The Raspberry Pi is often compared to microcontrollers like Arduino boards. While Arduinos are great for basic electronics projects, the Raspberry Pi offers much more processing power and functionality as a full Linux computer. However, Arduinos can still integrate with Raspberry Pis nicely for more advanced IoT projects requiring both simplicity and power. Lower power consumption is another hardware advantage of the Raspberry Pi compared to normal desktops or laptops. This allows your IoT devices to be more energy efficient.

Programming Options

When it comes to programming and giving instructions to make your IoT devices work with the Raspberry Pi, you have a wide variety of programming language options and flexibility. Some of the most common coding languages used are Python, Java, C/C++, and even simple visual languages like Scratch. Python in particular is one of the most popular choices for IoT development on the Raspberry Pi due to its simplicity, large library of code modules, and strong community support. It's a great programming language option for beginners just getting started.

For younger kids who want to learn coding basics in a fun and visual way, the Scratch visual programming language is perfect to use on Raspberry Pi. It allows you to snap together code blocks instead of typing everything out. The huge variety of supported programming languages, combined with the Linux-based Raspbian operating system, gives the Raspberry Pi a robust software ecosystem very similar to normal desktop Linux distributions like Debian and Ubuntu.

Getting started on a Raspberry Pi project is also very easy. All you need is the Raspberry Pi board itself, a micro SD card to load the operating system on, and some basic peripherals like a keyboard/mouse/monitor, and you're ready to start coding! The affordability of just needing an SD card instead of a hard drive is another cost-saving benefit.

Open Source and Large Ecosystem

Speaking of the ecosystem, the Raspberry Pi has developed a massive global ecosystem of support from makers, educators, hobbyist groups, companies, and even large enterprises creating accessories, add-on boards (HATs), cases, and other peripherals.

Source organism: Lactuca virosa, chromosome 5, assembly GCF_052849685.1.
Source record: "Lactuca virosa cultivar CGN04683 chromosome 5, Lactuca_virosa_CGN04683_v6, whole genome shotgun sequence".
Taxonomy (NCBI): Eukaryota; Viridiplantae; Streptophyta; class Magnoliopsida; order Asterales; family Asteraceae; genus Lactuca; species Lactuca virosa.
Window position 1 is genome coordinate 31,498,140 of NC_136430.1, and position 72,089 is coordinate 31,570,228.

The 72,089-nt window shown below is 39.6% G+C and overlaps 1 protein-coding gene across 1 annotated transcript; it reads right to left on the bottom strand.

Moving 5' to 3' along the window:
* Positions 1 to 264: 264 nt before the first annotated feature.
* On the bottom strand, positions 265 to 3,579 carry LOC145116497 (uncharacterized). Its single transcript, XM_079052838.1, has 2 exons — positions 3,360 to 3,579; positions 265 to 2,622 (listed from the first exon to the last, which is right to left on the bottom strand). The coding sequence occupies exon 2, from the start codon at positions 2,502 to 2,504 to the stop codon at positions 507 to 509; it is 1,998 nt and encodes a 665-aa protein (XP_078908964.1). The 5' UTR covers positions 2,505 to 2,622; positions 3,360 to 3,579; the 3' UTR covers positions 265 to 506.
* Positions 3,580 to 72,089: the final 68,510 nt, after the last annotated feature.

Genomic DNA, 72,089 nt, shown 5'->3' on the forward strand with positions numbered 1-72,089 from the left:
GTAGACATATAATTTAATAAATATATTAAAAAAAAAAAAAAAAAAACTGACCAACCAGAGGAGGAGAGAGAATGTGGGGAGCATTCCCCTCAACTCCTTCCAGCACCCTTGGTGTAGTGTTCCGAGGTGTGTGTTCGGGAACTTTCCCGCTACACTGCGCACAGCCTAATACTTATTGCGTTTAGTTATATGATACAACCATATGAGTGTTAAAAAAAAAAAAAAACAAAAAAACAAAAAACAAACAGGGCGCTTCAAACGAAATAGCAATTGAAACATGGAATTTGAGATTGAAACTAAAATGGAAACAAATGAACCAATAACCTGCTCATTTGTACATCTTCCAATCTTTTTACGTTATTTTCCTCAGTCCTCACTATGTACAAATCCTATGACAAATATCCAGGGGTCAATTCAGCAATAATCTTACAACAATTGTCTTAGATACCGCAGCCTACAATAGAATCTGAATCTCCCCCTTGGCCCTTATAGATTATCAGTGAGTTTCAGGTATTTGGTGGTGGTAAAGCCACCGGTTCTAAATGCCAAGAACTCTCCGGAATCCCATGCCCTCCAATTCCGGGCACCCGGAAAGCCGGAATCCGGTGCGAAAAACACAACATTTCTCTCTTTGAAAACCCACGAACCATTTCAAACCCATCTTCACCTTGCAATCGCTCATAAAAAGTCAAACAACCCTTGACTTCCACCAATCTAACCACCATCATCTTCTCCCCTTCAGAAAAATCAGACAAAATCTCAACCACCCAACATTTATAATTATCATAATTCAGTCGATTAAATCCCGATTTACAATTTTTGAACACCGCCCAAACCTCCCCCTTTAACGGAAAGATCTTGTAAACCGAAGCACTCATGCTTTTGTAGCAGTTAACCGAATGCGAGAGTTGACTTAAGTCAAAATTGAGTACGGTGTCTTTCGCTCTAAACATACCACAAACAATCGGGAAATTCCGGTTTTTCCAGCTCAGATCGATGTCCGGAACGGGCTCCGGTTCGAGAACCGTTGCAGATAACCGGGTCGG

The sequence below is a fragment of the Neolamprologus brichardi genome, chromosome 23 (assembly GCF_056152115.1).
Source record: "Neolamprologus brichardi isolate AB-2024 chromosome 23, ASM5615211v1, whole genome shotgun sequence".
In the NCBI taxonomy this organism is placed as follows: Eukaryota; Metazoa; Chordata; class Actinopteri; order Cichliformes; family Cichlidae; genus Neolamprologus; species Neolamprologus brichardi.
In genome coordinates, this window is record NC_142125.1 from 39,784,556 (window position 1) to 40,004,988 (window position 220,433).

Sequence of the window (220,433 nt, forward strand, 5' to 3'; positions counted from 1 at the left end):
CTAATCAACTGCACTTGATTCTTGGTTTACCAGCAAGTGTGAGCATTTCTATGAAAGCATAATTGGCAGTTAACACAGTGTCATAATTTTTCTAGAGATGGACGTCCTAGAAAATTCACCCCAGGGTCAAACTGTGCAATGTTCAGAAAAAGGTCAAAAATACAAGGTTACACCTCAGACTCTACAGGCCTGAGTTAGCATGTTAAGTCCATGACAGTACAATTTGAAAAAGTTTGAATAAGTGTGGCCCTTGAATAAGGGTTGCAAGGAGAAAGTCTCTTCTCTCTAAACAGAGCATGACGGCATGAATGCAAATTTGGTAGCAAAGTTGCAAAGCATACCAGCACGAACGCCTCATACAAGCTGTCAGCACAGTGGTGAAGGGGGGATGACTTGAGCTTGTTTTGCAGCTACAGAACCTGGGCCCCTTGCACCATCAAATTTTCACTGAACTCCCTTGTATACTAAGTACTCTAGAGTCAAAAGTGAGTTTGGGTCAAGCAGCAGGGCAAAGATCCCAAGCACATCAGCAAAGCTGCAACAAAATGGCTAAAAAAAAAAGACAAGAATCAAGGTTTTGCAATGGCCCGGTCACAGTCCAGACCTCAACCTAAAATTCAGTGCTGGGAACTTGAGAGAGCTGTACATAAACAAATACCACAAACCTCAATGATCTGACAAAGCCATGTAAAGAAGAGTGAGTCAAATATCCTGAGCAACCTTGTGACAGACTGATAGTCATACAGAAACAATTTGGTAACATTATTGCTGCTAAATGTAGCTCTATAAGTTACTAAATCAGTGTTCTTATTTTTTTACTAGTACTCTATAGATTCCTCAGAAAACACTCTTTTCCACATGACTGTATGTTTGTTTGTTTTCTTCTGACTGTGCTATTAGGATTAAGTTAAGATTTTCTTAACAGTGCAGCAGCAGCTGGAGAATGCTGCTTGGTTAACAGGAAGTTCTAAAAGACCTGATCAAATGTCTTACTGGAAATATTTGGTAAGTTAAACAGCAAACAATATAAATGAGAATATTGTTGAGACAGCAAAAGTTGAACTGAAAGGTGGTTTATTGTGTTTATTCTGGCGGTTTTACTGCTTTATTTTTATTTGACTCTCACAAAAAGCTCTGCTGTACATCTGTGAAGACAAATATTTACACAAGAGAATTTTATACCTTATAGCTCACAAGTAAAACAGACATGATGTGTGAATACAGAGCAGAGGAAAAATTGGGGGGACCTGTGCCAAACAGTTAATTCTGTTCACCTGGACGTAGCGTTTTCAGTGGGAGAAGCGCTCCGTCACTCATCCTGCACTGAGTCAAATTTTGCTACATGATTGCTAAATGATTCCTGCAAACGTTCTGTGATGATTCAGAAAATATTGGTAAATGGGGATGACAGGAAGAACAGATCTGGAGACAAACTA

You can find a nearly endless supply of tutorials, project guides, code examples, and online discussions dedicated to using the Raspberry Pi for all sorts of use cases - the Internet of Things, robotics, home automation, retro gaming, media servers, and much more.There are also many add-on boards and HATs (Hardware Attached on Top) that expand the capabilities of the Raspberry Pi even further by adding sensors, motors, displays, and other components. This aligns perfectly with the do-it-yourself (DIY) mindset and ease of creating custom IoT projects with Raspberry Pi.

Having such an enormous ecosystem around it is a huge advantage for learning and building your own Internet of Things projects with the Raspberry Pi. It provides excellent documentation, learning resources, guides, and a massive community for troubleshooting issues or getting advice.The Raspberry Pi itself is also based on open-source software and is produced by the Raspberry Pi Foundation, a UK-based charity that aims to promote computer science education.

Cost-Effective for Companies Too

While the Raspberry Pi's low cost and simplicity make it great for hobbyists, students, and beginners, it is actually used by many companies and enterprise businesses for professional IoT applications as well.

Large companies are often attracted to using Raspberry Pis because they are so cost-effective compared to more expensive industrial computers or PLCs (programmable logic controllers). Raspberry Pis can be deployed for a fraction of the cost. The processing power of the higher-end Raspberry Pi models is also sufficient for many real-world IoT use cases like data logging, monitoring machinery, controlling industrial sensors, and automation systems. Many businesses leverage Raspberry Pi's capabilities for industrial IoT applications to reduce costs and improve efficiency across their operations and products.


Whether you're a beginner just starting to learn about the Internet of Things, or an experienced developer, the versatile, well-supported, and extremely affordable Raspberry Pi is an excellent gateway into programming, electronics, and building your own connected devices and IoT solutions. Its unique combination of price, size, capabilities, and massive ecosystem can't be matched!

*Contributors: Written by Prarabdh Joshi; Edited by Alisha Ahmed; Lead image by Shivendra Singh